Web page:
Margaret Wegner, now 59, was 4 years old when she fell while carrying the 3.15 inch-long pencil, which went through her cheek and into her brain.
"It bored right through the skin and disappeared into my head," Wegner told Germany's best-selling newspaper, Bild. "It hurt like crazy."
At the time the technology did not exist to safely remove the pencil, so Wegner had to live with it — and the chronic headaches and nosebleeds that it brought — for the next five-and-a-half decades.
But on Friday, Dr. Hans Behrbohm, an ear, nose and throat specialist at Berlin's Park-Klinik Weissensee, was able to use modern techniques to identify the exact location of the pencil so that he could accurately determine that the risks of removing it, and then take most of it out.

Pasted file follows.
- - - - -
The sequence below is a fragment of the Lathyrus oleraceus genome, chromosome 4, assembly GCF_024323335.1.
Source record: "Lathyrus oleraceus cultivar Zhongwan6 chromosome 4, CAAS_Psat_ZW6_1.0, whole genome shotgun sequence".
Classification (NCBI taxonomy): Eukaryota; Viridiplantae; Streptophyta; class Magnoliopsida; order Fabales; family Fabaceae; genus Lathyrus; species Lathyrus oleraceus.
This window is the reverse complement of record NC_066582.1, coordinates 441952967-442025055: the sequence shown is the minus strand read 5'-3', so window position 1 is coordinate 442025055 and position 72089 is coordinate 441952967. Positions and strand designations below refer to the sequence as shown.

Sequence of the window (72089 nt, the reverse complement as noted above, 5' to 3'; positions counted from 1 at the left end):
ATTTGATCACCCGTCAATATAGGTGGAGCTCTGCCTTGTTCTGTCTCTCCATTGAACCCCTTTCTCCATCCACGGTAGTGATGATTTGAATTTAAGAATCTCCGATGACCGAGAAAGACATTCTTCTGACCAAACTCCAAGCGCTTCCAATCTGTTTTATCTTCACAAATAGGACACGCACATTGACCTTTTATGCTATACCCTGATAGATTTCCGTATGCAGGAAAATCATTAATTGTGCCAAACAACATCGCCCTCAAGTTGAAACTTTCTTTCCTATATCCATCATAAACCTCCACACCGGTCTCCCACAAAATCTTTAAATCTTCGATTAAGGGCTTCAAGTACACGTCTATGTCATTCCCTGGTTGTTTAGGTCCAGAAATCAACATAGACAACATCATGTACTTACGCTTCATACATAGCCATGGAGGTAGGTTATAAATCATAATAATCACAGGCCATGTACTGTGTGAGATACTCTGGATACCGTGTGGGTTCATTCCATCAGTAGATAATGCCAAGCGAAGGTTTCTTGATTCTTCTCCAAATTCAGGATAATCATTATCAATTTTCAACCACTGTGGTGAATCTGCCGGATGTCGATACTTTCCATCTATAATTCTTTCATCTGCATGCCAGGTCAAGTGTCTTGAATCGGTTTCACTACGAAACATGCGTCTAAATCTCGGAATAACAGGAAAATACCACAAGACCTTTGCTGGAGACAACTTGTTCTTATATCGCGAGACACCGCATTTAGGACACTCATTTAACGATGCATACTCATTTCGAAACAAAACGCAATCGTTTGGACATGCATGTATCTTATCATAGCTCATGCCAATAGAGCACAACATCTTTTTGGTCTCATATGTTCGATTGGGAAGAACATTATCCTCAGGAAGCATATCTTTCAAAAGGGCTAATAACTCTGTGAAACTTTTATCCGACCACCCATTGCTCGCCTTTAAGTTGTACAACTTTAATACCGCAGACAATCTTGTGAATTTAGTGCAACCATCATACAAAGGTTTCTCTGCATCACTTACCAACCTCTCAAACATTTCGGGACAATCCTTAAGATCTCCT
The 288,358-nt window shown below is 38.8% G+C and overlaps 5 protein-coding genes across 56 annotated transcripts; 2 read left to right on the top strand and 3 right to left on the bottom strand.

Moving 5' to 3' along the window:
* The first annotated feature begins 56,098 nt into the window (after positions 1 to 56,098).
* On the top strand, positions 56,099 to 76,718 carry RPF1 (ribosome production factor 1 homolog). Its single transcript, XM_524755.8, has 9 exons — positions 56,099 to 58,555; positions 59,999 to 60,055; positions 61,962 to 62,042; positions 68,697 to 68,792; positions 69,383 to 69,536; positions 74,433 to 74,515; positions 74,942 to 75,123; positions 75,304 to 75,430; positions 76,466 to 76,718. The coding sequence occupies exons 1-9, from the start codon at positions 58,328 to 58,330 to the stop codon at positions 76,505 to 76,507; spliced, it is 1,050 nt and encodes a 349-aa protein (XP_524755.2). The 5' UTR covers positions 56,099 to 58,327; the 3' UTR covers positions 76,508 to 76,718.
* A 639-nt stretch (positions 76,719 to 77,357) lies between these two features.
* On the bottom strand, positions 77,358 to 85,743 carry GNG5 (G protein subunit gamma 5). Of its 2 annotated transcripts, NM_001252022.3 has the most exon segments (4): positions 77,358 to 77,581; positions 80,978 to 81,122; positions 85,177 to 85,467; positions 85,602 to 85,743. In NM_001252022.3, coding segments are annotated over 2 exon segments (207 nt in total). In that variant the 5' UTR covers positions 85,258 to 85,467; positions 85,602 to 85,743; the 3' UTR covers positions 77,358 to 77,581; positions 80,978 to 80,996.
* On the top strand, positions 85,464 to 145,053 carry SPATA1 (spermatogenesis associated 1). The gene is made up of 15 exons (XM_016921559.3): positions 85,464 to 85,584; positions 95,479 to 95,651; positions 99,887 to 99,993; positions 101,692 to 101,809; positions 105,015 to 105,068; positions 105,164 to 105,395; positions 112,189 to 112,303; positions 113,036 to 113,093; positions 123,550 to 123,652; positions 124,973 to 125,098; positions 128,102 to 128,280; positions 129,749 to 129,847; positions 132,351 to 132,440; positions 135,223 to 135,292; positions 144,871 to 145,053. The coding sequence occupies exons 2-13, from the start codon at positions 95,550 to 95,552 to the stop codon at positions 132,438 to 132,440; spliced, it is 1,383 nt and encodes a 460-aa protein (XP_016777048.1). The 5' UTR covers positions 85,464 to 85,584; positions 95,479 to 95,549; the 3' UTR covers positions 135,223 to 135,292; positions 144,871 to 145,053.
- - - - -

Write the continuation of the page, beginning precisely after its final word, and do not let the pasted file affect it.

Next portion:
The operation was particularly difficult because of the way the pencil had shifted as Wegner grew, Behrbohm told The Associated Press on Tuesday.
"This was something unique because the trauma was so old," said Behrbohm, who has also operated to remove bullets from the brains of shooting victims, and glass from the brains of people involved in car accidents.
Though a 0.79-inch piece of the pencil could not be removed, Behrbohm said it does not present a danger.
And now Wegner, the wife of German boxing coach Ulli Wegner, will no longer have the headaches and nosebleeds, and her sense of smell should also return soon, Behrbohm said.
"She shouldn't suffer any longer," he said.
Last Mod: 09 Ağustos 2007, 12:43